Participants were ten emerging adult (18-29), heterosexual couples who have had a companion animal for at least six months and have no human children. The present study evaluated parenting responsibilities associated with the companion animal including caregiving, expenses, and negotiation. Data were collected by a demographic survey and semi-structured interviews. Using a grounded theory framework, a self-created interview was conducted in-person with each couple. Overall, the results suggest that the parenting responsibilities associated with raising a companion animal are parallel to the responsibilities of raising a human child. The findings also suggested that the family developmental theory could be modified and adapted to relate to the addition of a companion animal into the family unit, and the developmental changes that occur. Understanding the roles, responsibilities, division of labor, and relationship dynamics when co-parenting a companion animal and how they link to the responsibilities associated with parenting a human child, could open a door to understanding how this trend could be an educational stepping stone for the transition to parenthood.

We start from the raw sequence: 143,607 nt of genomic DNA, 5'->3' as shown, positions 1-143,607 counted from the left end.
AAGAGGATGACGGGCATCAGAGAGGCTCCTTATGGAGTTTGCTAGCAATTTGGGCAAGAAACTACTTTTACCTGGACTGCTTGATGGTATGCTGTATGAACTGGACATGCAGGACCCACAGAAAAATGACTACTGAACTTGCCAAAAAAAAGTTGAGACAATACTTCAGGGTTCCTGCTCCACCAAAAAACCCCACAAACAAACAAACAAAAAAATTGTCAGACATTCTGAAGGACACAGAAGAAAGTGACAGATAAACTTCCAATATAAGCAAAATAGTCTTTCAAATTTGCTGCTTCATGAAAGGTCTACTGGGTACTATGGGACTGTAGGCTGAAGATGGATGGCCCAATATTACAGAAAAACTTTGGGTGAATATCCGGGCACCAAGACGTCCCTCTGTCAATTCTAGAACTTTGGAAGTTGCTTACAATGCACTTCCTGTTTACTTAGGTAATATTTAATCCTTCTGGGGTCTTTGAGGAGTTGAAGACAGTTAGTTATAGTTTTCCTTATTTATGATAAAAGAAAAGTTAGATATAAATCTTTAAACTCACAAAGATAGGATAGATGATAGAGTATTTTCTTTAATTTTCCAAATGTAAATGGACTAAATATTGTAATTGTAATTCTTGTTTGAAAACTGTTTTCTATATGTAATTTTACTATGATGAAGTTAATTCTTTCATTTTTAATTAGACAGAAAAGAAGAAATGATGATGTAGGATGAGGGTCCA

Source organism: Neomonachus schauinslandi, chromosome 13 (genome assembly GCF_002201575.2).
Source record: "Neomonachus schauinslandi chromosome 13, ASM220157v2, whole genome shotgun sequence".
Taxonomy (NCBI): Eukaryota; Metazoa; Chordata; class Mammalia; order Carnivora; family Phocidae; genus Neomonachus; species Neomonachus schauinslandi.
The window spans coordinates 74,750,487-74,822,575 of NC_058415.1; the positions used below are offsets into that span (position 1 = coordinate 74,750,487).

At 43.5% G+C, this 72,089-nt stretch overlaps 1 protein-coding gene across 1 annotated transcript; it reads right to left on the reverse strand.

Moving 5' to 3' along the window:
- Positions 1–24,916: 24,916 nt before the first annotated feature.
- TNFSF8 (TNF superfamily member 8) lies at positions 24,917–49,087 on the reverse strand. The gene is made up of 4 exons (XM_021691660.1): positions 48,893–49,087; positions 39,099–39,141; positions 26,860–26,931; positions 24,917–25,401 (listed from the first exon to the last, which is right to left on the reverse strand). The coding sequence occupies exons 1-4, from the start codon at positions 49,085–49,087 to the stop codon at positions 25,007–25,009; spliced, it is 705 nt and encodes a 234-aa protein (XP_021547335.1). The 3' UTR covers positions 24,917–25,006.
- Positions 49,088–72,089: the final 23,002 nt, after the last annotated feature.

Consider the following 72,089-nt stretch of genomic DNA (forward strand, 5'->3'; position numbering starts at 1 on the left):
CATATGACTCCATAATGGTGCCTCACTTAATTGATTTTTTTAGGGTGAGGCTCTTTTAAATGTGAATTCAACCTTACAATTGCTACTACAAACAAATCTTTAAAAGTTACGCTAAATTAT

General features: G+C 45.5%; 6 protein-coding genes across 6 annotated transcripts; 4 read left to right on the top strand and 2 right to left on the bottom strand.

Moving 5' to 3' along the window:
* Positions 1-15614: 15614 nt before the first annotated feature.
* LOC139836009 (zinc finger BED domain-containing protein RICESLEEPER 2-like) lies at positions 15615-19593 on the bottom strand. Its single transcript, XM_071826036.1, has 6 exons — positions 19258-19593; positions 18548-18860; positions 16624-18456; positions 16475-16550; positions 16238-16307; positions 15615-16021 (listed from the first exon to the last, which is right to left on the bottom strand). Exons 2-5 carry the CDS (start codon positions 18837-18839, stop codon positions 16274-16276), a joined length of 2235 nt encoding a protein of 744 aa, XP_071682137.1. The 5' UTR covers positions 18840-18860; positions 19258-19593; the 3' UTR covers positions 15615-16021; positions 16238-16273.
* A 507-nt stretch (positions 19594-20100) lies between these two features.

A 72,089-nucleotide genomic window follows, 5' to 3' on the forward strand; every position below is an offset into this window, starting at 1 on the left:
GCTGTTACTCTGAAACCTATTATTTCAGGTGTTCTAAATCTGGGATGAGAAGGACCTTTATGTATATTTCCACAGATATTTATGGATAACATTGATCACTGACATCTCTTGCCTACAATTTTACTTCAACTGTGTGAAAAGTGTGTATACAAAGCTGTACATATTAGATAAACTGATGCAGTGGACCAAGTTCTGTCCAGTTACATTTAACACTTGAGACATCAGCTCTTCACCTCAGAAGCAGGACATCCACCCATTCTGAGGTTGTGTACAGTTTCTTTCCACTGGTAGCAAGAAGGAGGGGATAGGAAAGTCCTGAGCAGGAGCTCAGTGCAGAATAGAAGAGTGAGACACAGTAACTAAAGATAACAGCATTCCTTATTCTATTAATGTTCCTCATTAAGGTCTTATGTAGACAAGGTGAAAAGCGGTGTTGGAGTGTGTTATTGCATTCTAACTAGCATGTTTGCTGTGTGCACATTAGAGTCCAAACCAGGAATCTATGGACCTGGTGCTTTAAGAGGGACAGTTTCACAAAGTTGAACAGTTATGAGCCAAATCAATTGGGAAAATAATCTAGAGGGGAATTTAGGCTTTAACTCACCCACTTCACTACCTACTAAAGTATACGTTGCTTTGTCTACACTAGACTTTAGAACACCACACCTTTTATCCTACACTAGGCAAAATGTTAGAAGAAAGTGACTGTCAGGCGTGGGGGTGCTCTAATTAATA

|Department||Human Development and Family Science|
|Degree||Master of Science|
|University||East Carolina University|
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